Confederation of the Rhine

The Confederation of the Rhine (German: Rheinbund; French: officially États confédérés du Rhin (Confederated States of the Rhine), but in practice Confédération du Rhin) was a confederation of German client states established at the behest of Napoleon some months after he defeated Austria and Russia at the Battle of Austerlitz. Its creation brought about the dissolution of the Holy Roman Empire shortly afterward. The Confederation of the Rhine lasted from 1806 to 1813.[1]

Confederated States of the Rhine
Confederation of the Rhine
Rheinbund  (German)
Confédération du Rhin  (French)
1806–1813
Commemorative medal
The Confederation of the Rhine in 1812
CapitalFrankfurt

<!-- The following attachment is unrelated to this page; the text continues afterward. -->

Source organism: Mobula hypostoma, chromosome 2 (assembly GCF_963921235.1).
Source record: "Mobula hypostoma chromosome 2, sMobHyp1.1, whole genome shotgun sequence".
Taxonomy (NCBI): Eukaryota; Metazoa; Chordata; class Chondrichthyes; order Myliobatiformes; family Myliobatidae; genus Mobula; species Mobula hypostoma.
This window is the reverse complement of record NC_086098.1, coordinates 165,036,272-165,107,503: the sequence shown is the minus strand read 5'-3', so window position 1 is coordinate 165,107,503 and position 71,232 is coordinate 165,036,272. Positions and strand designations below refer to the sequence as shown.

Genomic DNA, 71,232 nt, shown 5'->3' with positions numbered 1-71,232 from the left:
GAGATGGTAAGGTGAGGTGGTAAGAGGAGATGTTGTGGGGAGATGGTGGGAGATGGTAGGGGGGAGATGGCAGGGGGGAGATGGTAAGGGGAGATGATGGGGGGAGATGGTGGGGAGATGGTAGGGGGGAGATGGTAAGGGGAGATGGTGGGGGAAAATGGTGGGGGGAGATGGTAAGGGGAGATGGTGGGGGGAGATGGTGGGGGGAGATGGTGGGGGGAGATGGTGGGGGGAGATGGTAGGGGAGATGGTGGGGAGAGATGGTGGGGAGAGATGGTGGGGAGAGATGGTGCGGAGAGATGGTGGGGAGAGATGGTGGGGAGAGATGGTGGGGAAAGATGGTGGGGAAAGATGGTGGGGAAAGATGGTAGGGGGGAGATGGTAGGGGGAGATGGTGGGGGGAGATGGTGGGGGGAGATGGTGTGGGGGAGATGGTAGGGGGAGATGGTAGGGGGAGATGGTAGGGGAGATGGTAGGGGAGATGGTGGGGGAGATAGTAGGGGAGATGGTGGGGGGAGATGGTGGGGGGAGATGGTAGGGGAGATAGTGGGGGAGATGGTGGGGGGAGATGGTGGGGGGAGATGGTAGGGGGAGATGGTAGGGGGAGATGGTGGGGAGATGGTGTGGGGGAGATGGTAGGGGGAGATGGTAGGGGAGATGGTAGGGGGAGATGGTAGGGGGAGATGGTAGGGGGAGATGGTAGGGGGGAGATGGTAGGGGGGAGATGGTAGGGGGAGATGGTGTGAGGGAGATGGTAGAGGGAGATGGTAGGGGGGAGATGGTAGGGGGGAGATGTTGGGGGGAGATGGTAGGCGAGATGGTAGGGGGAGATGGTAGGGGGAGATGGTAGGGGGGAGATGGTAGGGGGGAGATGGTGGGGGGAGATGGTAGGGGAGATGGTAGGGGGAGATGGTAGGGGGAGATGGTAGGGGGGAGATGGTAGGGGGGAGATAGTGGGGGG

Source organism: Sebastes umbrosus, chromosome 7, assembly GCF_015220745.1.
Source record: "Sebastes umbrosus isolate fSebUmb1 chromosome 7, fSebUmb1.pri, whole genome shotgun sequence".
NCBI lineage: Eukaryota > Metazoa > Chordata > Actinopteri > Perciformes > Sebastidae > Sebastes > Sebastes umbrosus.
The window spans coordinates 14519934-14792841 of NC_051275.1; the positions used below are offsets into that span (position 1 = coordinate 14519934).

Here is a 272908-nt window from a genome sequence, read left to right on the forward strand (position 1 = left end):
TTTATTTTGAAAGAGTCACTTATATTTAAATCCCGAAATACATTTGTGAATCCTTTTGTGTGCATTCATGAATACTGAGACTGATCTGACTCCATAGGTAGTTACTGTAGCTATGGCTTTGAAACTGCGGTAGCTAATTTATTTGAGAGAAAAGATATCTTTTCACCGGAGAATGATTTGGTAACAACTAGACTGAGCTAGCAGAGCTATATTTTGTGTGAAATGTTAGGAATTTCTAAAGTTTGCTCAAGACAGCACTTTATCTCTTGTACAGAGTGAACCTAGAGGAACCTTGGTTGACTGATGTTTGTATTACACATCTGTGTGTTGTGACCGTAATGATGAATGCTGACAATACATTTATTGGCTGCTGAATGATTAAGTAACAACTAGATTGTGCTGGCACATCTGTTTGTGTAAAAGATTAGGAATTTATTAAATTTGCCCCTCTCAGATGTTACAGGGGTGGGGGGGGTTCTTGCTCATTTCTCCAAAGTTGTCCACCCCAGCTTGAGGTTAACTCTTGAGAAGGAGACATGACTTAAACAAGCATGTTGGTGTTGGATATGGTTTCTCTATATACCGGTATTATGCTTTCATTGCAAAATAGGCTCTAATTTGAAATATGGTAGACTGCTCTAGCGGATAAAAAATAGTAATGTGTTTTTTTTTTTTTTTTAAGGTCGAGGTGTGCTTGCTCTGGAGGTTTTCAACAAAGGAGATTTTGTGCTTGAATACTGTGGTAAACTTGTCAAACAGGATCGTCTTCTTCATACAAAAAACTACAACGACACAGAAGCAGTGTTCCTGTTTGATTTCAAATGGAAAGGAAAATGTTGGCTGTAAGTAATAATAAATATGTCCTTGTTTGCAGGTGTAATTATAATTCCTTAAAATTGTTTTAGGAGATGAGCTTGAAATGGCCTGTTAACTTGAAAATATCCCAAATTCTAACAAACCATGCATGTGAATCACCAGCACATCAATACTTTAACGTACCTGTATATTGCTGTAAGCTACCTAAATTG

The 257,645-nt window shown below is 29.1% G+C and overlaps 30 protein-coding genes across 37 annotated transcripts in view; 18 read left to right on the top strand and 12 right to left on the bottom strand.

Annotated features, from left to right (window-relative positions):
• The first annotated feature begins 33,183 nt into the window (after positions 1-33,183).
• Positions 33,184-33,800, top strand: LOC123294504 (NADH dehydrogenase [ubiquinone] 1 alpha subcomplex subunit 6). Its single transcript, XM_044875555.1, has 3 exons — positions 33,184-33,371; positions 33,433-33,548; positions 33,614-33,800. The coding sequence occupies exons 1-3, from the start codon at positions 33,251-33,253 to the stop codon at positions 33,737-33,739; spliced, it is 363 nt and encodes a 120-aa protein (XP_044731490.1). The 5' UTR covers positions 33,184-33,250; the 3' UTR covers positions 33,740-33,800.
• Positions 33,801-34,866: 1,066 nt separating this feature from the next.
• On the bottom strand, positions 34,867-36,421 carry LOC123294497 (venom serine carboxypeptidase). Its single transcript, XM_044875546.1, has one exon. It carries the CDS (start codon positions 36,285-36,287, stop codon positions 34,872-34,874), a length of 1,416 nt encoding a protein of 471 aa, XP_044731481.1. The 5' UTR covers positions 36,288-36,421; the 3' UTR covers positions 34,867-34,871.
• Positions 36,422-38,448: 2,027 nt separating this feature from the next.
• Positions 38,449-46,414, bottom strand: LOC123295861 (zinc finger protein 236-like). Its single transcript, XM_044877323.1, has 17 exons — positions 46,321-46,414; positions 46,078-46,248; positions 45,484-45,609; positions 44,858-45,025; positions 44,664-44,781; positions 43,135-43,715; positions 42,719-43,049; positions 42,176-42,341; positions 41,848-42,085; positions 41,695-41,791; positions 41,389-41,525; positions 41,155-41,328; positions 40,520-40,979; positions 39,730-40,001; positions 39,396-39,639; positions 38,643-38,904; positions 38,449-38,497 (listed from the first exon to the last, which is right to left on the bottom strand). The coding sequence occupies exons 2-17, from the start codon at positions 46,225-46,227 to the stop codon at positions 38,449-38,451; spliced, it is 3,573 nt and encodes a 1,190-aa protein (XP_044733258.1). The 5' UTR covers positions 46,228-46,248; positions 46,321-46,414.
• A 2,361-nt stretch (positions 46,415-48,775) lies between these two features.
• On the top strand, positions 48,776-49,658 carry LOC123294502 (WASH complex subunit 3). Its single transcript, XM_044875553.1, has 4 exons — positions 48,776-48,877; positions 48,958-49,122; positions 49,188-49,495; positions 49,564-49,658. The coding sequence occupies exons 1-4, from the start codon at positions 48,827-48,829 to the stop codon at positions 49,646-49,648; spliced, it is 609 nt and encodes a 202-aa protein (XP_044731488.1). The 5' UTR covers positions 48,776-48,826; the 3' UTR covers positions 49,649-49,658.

Common languagesGerman, French
Religion
GovernmentConfederated French client states
Protector 
 1806–1813
Napoleon I
Prince-Primate 
 1806–1813
Karl von Dalberg
 1813
E. de Beauharnais
LegislatureDiet of the Confederation
Historical eraNapoleonic Wars
 Treaty of the Confederation of the Rhine
12 July 1806
 Holy Roman Empire dissolved
6 August 1806
 Dissolved after Battle of Leipzig
4 November 1813
Preceded by
Succeeded by
Holy Roman Empire
German Confederation

The founding members of the confederation were German princes of the Holy Roman Empire. They were later joined by 19 others, altogether ruling a total of over 15 million subjects. This granted a significant strategic advantage to the French Empire on its eastern frontier by providing a separation between France and the two largest German states, Prussia and Austria (which also controlled substantial non-German lands).